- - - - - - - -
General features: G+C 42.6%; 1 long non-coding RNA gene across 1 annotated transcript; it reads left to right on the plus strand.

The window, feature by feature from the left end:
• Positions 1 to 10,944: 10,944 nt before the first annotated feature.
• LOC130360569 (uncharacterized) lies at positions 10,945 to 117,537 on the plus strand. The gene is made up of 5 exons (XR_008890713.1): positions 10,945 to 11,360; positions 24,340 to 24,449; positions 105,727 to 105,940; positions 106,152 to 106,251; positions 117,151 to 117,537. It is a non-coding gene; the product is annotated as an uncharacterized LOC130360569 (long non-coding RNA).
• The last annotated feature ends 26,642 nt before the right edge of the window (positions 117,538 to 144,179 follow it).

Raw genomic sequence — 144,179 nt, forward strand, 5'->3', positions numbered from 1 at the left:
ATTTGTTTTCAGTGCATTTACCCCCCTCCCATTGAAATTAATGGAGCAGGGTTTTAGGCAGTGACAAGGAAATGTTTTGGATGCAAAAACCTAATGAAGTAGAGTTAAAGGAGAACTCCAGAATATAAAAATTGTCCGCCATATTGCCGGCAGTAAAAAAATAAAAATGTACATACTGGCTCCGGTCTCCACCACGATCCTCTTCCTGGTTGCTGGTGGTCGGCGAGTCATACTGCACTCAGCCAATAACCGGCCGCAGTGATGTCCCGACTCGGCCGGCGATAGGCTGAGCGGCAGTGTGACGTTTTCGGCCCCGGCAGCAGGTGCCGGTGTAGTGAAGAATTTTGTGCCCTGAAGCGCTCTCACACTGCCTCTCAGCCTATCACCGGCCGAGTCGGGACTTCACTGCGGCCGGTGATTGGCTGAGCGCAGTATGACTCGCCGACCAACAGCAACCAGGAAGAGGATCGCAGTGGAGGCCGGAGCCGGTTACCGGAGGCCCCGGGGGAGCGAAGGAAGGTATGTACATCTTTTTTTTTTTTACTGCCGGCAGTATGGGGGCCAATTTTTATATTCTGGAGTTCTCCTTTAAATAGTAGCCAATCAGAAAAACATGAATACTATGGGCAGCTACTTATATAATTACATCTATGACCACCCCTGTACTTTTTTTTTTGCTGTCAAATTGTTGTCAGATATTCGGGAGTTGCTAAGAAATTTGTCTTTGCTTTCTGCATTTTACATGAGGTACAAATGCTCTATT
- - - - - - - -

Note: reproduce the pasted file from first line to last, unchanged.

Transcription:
General features: G+C 42.6%; 1 long non-coding RNA gene across 1 annotated transcript; it reads left to right on the plus strand.

The window, feature by feature from the left end:
• Positions 1 to 10,944: 10,944 nt before the first annotated feature.
• LOC130360569 (uncharacterized) lies at positions 10,945 to 117,537 on the plus strand. The gene is made up of 5 exons (XR_008890713.1): positions 10,945 to 11,360; positions 24,340 to 24,449; positions 105,727 to 105,940; positions 106,152 to 106,251; positions 117,151 to 117,537. It is a non-coding gene; the product is annotated as an uncharacterized LOC130360569 (long non-coding RNA).
• The last annotated feature ends 26,642 nt before the right edge of the window (positions 117,538 to 144,179 follow it).

Raw genomic sequence — 144,179 nt, forward strand, 5'->3', positions numbered from 1 at the left:
ATTTGTTTTCAGTGCATTTACCCCCCTCCCATTGAAATTAATGGAGCAGGGTTTTAGGCAGTGACAAGGAAATGTTTTGGATGCAAAAACCTAATGAAGTAGAGTTAAAGGAGAACTCCAGAATATAAAAATTGTCCGCCATATTGCCGGCAGTAAAAAAATAAAAATGTACATACTGGCTCCGGTCTCCACCACGATCCTCTTCCTGGTTGCTGGTGGTCGGCGAGTCATACTGCACTCAGCCAATAACCGGCCGCAGTGATGTCCCGACTCGGCCGGCGATAGGCTGAGCGGCAGTGTGACGTTTTCGGCCCCGGCAGCAGGTGCCGGTGTAGTGAAGAATTTTGTGCCCTGAAGCGCTCTCACACTGCCTCTCAGCCTATCACCGGCCGAGTCGGGACTTCACTGCGGCCGGTGATTGGCTGAGCGCAGTATGACTCGCCGACCAACAGCAACCAGGAAGAGGATCGCAGTGGAGGCCGGAGCCGGTTACCGGAGGCCCCGGGGGAGCGAAGGAAGGTATGTACATCTTTTTTTTTTTTACTGCCGGCAGTATGGGGGCCAATTTTTATATTCTGGAGTTCTCCTTTAAATAGTAGCCAATCAGAAAAACATGAATACTATGGGCAGCTACTTATATAATTACATCTATGACCACCCCTGTACTTTTTTTTTTGCTGTCAAATTGTTGTCAGATATTCGGGAGTTGCTAAGAAATTTGTCTTTGCTTTCTGCATTTTACATGAGGTACAAATGCTCTATT